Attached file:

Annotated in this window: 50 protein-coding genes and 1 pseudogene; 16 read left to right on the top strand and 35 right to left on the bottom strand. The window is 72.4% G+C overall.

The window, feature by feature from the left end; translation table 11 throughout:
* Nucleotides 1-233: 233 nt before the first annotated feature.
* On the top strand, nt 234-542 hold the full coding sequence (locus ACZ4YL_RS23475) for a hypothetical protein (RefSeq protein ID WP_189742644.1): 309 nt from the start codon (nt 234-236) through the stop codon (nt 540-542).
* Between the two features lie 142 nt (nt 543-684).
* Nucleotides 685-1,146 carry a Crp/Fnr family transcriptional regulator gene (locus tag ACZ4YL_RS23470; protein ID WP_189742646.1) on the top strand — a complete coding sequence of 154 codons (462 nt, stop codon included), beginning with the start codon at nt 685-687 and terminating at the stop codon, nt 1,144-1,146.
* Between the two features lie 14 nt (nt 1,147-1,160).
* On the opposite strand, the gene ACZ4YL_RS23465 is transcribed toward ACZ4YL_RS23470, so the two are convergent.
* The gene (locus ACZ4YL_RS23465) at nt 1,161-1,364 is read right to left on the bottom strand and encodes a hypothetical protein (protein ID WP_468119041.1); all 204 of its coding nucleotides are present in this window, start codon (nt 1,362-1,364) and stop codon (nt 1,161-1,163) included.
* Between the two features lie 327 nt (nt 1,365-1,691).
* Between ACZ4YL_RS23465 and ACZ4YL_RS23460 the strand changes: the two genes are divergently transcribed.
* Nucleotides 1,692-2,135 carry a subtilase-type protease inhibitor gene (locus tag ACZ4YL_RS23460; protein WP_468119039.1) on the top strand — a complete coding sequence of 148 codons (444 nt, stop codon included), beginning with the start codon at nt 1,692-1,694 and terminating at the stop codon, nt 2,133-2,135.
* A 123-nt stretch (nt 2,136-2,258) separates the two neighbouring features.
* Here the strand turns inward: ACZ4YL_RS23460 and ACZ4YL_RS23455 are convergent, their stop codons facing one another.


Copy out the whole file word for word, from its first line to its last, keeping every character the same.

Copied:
Annotated in this window: 50 protein-coding genes and 1 pseudogene; 16 read left to right on the top strand and 35 right to left on the bottom strand. The window is 72.4% G+C overall.

The window, feature by feature from the left end; translation table 11 throughout:
* Nucleotides 1-233: 233 nt before the first annotated feature.
* On the top strand, nt 234-542 hold the full coding sequence (locus ACZ4YL_RS23475) for a hypothetical protein (RefSeq protein ID WP_189742644.1): 309 nt from the start codon (nt 234-236) through the stop codon (nt 540-542).
* Between the two features lie 142 nt (nt 543-684).
* Nucleotides 685-1,146 carry a Crp/Fnr family transcriptional regulator gene (locus tag ACZ4YL_RS23470; protein ID WP_189742646.1) on the top strand — a complete coding sequence of 154 codons (462 nt, stop codon included), beginning with the start codon at nt 685-687 and terminating at the stop codon, nt 1,144-1,146.
* Between the two features lie 14 nt (nt 1,147-1,160).
* On the opposite strand, the gene ACZ4YL_RS23465 is transcribed toward ACZ4YL_RS23470, so the two are convergent.
* The gene (locus ACZ4YL_RS23465) at nt 1,161-1,364 is read right to left on the bottom strand and encodes a hypothetical protein (protein ID WP_468119041.1); all 204 of its coding nucleotides are present in this window, start codon (nt 1,362-1,364) and stop codon (nt 1,161-1,163) included.
* Between the two features lie 327 nt (nt 1,365-1,691).
* Between ACZ4YL_RS23465 and ACZ4YL_RS23460 the strand changes: the two genes are divergently transcribed.
* Nucleotides 1,692-2,135 carry a subtilase-type protease inhibitor gene (locus tag ACZ4YL_RS23460; protein WP_468119039.1) on the top strand — a complete coding sequence of 148 codons (444 nt, stop codon included), beginning with the start codon at nt 1,692-1,694 and terminating at the stop codon, nt 2,133-2,135.
* A 123-nt stretch (nt 2,136-2,258) separates the two neighbouring features.
* Here the strand turns inward: ACZ4YL_RS23460 and ACZ4YL_RS23455 are convergent, their stop codons facing one another.